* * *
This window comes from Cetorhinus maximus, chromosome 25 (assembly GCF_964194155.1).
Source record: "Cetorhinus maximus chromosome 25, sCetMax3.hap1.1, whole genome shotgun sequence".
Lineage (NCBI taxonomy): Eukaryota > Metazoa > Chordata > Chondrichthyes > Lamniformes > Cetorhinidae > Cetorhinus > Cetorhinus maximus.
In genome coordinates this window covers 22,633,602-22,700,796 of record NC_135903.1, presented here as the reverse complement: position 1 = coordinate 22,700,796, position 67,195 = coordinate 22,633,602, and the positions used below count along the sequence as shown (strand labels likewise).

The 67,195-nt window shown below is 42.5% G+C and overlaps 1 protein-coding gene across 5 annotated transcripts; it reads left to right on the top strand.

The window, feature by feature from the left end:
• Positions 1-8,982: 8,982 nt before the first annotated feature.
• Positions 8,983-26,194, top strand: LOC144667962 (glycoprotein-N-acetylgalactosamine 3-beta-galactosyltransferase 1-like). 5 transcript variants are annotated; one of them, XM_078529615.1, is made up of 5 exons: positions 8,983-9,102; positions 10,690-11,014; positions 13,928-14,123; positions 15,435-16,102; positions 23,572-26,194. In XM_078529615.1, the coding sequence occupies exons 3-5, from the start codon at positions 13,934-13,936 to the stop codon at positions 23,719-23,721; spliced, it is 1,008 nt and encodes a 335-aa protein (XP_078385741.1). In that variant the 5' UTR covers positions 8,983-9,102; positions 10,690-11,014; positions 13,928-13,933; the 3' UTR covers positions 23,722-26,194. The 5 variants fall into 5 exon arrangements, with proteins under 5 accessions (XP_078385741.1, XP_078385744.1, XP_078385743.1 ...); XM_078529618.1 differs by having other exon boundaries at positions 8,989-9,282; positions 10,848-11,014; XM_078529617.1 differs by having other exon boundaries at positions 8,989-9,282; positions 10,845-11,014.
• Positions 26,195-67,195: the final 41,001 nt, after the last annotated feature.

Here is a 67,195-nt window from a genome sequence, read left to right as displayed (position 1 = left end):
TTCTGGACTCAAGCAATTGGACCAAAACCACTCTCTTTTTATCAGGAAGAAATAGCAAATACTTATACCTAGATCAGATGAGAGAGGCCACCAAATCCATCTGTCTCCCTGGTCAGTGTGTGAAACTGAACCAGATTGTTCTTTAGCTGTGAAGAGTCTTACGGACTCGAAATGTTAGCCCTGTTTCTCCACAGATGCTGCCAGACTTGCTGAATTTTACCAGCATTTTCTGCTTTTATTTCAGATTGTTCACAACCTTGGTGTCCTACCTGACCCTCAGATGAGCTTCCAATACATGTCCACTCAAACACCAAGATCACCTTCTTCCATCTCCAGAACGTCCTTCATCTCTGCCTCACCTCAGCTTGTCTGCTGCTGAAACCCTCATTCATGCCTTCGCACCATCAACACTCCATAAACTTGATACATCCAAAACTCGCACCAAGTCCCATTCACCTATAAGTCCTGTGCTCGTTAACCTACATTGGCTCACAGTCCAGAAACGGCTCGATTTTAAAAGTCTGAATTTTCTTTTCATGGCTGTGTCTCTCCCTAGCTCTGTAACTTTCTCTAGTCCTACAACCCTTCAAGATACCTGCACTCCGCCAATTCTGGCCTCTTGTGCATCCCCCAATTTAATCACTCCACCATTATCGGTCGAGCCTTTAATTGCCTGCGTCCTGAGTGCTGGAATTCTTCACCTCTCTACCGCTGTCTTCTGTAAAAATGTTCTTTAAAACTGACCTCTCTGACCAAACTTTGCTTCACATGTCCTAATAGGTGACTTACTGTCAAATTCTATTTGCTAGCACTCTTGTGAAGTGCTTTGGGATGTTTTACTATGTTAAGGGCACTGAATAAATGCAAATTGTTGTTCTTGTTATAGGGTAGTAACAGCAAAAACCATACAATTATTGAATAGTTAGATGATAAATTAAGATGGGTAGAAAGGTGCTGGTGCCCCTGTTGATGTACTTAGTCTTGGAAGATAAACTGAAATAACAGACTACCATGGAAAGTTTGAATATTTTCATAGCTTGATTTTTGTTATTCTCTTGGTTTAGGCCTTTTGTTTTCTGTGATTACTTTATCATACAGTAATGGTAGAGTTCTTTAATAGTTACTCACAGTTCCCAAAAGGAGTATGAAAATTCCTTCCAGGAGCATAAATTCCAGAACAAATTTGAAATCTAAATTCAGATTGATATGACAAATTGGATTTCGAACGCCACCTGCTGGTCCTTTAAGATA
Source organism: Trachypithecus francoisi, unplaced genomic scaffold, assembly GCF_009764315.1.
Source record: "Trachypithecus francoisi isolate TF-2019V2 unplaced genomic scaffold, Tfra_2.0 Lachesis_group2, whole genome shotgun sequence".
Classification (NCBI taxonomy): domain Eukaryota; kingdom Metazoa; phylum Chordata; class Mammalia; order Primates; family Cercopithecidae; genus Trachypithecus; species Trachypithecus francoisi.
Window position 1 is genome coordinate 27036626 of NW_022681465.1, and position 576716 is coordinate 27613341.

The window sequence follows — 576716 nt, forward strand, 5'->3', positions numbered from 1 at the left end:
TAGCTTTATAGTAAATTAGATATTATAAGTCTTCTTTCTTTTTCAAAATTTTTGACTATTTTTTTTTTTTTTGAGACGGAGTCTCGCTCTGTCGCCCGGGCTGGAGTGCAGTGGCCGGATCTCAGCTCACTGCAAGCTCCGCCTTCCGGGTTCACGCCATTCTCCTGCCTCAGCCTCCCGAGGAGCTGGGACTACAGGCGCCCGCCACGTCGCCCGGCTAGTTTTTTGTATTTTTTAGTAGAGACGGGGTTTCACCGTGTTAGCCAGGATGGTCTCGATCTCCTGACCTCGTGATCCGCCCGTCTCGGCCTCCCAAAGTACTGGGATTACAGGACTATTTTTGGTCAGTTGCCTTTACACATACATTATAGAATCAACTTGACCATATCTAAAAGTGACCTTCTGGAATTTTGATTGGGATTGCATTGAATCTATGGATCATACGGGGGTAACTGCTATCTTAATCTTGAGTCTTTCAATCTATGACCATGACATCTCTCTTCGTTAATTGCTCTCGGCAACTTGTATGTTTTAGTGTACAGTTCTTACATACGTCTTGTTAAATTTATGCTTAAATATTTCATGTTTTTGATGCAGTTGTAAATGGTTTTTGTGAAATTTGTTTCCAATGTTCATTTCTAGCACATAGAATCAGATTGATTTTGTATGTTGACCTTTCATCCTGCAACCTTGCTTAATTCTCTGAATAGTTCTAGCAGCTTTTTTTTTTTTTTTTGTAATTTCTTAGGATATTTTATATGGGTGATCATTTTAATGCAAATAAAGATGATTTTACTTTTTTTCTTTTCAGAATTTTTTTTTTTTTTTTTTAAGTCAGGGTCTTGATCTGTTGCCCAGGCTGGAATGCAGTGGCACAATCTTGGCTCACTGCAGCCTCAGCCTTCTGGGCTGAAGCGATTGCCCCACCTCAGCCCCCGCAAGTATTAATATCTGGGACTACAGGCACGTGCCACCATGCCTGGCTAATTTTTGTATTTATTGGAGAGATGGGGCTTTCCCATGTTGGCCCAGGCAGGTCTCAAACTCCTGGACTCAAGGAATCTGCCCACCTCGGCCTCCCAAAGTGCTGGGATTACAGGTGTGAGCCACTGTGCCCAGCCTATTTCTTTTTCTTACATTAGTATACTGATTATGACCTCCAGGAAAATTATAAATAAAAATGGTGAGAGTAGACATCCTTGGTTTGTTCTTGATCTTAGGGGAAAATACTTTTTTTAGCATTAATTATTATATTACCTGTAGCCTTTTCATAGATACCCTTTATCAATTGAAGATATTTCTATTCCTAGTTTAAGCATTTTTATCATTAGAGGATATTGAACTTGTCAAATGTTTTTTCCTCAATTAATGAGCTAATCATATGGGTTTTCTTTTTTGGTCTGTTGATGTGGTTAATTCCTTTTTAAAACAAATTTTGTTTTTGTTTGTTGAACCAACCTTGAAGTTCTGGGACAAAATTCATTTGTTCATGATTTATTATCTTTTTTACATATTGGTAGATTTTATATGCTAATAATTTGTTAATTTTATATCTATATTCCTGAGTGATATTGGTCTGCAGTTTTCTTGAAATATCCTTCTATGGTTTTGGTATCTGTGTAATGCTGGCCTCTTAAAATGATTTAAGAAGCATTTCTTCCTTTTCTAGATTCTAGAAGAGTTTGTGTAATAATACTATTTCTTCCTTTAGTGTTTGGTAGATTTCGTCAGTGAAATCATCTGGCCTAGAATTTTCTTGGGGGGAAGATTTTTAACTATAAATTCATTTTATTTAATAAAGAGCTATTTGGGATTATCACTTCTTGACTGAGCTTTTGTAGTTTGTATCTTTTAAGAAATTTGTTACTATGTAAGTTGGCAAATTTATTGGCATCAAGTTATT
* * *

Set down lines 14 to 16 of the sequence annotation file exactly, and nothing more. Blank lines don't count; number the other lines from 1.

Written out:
Classification (NCBI taxonomy): domain Eukaryota; kingdom Metazoa; phylum Chordata; class Mammalia; order Primates; family Cercopithecidae; genus Trachypithecus; species Trachypithecus francoisi.
Window position 1 is genome coordinate 27036626 of NW_022681465.1, and position 576716 is coordinate 27613341.

The window sequence follows — 576716 nt, forward strand, 5'->3', positions numbered from 1 at the left end: